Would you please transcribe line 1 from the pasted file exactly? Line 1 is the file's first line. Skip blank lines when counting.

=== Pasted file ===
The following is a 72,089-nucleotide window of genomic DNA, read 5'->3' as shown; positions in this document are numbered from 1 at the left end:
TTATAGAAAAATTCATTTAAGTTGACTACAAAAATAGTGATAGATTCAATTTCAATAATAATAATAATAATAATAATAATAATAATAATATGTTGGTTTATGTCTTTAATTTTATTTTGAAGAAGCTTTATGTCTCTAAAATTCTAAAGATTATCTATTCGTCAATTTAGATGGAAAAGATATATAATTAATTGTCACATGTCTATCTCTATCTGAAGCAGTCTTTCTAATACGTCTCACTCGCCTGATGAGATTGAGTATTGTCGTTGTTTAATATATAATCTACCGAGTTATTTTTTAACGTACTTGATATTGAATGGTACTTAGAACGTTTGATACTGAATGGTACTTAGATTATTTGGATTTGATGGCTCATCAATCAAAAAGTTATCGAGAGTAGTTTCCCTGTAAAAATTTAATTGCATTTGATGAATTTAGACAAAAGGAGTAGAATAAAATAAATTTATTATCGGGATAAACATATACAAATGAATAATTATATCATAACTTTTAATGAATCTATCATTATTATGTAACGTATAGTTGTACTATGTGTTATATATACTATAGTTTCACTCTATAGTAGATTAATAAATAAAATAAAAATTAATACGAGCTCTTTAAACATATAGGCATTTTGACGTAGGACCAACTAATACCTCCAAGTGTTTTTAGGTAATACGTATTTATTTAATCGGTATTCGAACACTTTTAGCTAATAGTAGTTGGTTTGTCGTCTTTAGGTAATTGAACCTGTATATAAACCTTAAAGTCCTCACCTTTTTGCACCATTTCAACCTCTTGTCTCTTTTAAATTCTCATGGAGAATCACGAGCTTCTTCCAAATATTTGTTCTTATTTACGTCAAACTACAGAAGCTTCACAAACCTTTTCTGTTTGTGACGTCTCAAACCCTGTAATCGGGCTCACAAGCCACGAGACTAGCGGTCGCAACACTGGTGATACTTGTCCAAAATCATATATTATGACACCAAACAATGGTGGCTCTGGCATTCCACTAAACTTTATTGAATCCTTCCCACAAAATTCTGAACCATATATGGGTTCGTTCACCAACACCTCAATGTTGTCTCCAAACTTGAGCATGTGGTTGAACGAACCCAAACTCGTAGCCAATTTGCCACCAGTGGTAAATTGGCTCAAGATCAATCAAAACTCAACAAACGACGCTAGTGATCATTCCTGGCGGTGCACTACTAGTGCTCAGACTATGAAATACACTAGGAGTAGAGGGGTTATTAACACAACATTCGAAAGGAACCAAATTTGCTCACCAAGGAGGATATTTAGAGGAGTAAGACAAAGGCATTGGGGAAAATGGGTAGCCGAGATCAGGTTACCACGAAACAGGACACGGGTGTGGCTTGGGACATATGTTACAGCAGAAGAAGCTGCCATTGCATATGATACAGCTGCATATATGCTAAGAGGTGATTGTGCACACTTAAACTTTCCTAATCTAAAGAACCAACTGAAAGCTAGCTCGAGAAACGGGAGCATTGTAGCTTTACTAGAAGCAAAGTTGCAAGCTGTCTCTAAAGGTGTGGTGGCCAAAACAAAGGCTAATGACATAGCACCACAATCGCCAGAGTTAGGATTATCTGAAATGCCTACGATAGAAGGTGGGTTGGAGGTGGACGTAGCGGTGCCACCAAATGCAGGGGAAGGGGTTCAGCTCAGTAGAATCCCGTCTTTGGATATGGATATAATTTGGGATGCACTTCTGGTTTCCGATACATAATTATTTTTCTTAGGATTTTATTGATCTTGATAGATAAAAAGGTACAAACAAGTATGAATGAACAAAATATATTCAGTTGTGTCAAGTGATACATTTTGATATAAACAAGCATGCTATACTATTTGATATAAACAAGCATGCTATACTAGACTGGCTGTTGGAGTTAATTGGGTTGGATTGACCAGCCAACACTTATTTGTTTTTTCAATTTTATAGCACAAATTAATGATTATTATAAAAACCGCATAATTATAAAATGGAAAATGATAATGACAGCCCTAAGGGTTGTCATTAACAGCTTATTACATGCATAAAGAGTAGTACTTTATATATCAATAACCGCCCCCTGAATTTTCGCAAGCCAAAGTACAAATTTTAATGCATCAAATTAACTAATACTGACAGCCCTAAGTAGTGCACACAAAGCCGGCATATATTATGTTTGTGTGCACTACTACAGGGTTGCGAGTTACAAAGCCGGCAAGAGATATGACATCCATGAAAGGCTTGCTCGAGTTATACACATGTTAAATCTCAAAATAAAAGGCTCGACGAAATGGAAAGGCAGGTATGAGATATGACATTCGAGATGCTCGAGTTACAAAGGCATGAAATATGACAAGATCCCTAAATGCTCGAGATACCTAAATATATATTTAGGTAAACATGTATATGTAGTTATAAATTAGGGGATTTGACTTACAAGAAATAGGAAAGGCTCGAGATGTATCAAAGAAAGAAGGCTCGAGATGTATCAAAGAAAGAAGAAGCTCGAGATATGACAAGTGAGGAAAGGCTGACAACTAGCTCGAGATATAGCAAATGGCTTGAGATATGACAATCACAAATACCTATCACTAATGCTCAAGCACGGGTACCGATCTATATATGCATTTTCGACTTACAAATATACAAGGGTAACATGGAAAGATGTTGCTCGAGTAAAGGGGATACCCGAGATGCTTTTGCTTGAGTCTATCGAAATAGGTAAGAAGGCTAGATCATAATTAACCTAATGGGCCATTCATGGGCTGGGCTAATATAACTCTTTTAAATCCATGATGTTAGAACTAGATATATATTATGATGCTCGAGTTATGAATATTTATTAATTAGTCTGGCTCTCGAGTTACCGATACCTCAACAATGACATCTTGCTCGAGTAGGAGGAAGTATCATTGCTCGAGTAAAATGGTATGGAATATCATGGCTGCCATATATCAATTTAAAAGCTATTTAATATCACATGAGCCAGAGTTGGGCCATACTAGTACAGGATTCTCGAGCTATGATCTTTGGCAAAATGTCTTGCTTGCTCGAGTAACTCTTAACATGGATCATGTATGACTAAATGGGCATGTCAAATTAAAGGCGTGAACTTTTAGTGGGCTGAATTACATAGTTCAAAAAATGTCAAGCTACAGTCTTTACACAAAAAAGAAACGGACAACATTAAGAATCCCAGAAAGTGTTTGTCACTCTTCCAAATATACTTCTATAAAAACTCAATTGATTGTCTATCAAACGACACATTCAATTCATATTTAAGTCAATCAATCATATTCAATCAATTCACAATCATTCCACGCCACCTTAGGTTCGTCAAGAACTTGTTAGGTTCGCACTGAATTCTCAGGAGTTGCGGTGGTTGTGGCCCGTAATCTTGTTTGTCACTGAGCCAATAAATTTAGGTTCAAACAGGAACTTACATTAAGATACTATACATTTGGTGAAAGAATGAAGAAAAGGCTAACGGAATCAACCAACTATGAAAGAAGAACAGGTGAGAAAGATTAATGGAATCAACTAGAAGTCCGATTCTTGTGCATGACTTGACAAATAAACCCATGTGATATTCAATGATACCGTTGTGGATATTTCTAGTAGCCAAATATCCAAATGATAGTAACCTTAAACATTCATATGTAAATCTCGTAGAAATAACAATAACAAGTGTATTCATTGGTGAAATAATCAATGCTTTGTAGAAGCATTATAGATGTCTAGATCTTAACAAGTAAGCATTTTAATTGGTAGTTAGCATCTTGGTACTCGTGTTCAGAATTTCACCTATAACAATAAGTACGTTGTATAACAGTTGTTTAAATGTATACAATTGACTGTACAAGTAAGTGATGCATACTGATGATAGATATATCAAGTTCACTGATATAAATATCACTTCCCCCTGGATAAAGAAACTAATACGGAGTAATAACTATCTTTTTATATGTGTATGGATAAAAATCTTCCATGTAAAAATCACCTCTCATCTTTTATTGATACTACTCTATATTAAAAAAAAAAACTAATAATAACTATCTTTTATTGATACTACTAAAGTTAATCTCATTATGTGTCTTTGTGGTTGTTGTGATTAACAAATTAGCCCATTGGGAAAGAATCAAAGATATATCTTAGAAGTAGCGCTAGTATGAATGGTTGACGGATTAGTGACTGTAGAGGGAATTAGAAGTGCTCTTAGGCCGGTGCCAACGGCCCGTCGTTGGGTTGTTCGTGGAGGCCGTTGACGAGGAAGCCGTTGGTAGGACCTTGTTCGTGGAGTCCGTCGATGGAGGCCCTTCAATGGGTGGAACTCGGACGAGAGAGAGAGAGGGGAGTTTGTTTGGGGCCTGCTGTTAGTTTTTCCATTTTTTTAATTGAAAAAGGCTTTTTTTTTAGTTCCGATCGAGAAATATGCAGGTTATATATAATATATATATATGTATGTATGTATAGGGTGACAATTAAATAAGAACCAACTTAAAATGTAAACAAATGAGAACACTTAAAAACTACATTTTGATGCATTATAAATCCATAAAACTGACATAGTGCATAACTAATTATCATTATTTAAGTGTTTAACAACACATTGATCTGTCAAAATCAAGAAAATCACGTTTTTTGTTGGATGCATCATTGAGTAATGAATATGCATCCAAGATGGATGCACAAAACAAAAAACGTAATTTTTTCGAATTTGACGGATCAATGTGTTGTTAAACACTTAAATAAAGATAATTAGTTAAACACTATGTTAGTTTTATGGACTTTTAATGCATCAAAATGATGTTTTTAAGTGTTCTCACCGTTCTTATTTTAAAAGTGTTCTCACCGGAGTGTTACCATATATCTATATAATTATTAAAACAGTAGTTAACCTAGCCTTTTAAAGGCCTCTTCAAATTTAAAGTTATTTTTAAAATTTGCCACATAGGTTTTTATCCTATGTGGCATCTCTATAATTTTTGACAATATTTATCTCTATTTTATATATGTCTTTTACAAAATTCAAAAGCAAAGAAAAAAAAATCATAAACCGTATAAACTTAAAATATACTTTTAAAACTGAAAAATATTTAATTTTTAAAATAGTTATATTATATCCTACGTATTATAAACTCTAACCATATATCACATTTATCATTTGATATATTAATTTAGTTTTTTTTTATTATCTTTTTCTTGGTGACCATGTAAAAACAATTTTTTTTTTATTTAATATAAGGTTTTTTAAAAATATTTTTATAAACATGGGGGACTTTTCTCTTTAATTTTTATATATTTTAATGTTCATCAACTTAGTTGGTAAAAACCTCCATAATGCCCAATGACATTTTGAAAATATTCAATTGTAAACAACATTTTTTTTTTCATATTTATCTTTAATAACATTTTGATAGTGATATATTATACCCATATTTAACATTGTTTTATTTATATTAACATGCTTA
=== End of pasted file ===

The following is a 72,089-nucleotide window of genomic DNA, read 5'->3' as shown; positions in this document are numbered from 1 at the left end: